Morris Dickstein, chronicles his intellectual awakening.

The ‘Fire’ This Time

12/23/2015 - 09:20

‘I always wanted to write a play about both sides of the Israeli-Palestinian conflict,” Argentinian playwright Mario Diament reflected recently, as his new work, “Land of Fire” (Tierra del Fuego), was about to open in New York at the New Yiddish Rep ([212] 868-4444, smarttix.com). Based on the 1978 attack by Palestinian terrorists of an El Al passenger jet in London, in which one flight attendant was killed and eight crew members wounded, “Land of Fire” runs through Jan. 3 at Theater for the New City in the East Village.

Mihran Shlougian as PLO terrorist and Dagmar Stansova as El Al flight attendant.

These Archie Comics Are Serious

Archie Rand’s ‘The 613’ is a graphic interpretation of the Torah’s commandments.

12/22/2015 - 15:30
Culture Editor

Conversation with painter Archie Rand is multilayered and goes in varied directions, but often swings back to the Jews and Judaism.  He’s not a religious man, nor a biblical scholar, but his interests in Jewish texts run deep. Over his distinguished and highly recognized career, Rand has worked to create a Jewish iconography, often combining words and images in vibrant, daring paintings.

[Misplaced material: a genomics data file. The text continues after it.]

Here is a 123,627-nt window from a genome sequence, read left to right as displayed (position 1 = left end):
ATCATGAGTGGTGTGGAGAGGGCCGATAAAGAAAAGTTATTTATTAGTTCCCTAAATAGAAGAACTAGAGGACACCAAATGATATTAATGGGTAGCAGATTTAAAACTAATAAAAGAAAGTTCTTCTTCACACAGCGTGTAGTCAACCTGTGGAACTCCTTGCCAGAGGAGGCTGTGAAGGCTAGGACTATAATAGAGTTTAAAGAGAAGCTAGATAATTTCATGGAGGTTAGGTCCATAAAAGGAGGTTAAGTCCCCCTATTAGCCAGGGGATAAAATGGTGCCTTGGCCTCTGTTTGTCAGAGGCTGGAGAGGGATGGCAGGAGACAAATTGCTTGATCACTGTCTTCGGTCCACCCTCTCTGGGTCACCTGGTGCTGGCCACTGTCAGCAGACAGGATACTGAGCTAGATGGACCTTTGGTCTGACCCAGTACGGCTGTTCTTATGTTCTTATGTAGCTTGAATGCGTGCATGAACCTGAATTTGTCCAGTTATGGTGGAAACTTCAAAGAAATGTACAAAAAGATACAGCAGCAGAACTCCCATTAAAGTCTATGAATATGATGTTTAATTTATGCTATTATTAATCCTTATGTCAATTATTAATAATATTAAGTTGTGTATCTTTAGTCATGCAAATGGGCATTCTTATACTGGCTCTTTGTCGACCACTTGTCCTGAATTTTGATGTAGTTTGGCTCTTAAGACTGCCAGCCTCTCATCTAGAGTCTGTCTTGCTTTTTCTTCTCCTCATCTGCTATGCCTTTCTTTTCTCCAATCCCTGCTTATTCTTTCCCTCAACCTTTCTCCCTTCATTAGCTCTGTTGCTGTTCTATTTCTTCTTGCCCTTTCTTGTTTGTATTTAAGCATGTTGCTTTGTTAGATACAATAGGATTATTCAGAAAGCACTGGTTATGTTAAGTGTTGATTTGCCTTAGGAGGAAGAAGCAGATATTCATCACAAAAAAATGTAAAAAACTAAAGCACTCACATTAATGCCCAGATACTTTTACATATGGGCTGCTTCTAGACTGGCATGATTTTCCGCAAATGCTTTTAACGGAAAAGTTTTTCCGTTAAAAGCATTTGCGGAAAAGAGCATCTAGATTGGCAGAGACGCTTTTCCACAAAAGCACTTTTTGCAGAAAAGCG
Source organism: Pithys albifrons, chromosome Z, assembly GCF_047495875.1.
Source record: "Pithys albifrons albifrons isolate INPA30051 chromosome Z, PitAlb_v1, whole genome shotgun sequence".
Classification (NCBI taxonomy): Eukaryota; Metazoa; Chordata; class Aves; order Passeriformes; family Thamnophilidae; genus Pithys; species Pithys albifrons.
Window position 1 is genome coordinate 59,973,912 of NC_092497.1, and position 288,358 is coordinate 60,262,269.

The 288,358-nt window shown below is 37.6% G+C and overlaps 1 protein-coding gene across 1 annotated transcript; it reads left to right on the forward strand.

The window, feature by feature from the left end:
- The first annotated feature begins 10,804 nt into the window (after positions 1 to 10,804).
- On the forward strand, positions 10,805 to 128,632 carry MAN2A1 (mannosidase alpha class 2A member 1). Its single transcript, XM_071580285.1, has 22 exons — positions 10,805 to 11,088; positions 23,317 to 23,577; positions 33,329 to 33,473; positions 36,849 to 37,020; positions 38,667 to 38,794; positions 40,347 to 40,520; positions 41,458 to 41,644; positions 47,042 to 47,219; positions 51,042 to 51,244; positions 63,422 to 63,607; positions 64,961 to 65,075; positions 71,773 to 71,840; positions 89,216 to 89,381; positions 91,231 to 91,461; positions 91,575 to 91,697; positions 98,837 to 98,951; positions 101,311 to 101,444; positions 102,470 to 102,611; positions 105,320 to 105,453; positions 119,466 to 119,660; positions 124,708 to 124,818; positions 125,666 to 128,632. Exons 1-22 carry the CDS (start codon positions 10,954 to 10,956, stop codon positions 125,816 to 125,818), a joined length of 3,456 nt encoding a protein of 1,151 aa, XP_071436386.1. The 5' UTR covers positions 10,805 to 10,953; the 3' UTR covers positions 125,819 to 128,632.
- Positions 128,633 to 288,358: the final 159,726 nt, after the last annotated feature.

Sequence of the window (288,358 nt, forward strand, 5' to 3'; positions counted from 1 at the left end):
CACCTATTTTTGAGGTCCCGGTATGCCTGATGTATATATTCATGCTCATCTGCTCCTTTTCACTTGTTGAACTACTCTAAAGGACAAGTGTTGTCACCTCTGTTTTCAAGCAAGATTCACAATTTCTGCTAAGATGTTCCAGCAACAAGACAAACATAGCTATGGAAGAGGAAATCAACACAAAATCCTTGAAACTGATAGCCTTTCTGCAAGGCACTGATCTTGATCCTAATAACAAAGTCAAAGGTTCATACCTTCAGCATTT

“I swiped the images, mostly from EC Comics. A very Jewish source,” Rand says.

Reopening A Forgotten Chapter Of Yiddish Theater

An operetta from the ‘Jewish Verdi’ weds Old World and New.

12/15/2015 (All day)
Special To The Jewish Week

He was a Lithuanian immigrant whose sparkling operettas, which ranked with those of the greatest of European composers, wowed audiences on the Lower East Side and paved the way for the Broadway musical. They even called him “Victor Herbert with a yarmulke,” a reference to the German-raised prolific Tin Pan Alley composer of popular operettas. His name was Joseph Rumshinsky, and he wrote close to 100 light operas, almost none of which have been performed for at least half a century.

It takes a shtetl: A scene from the Folksbiene’s revival of “Di Goldene Kale.” Ben Moody

Carrying ‘That Destruction’ In Their Genes

‘Son of Saul’ filmmaker and star on what went into making the intense Sonderkommando story set in Auschwitz, and the controversy it engendered.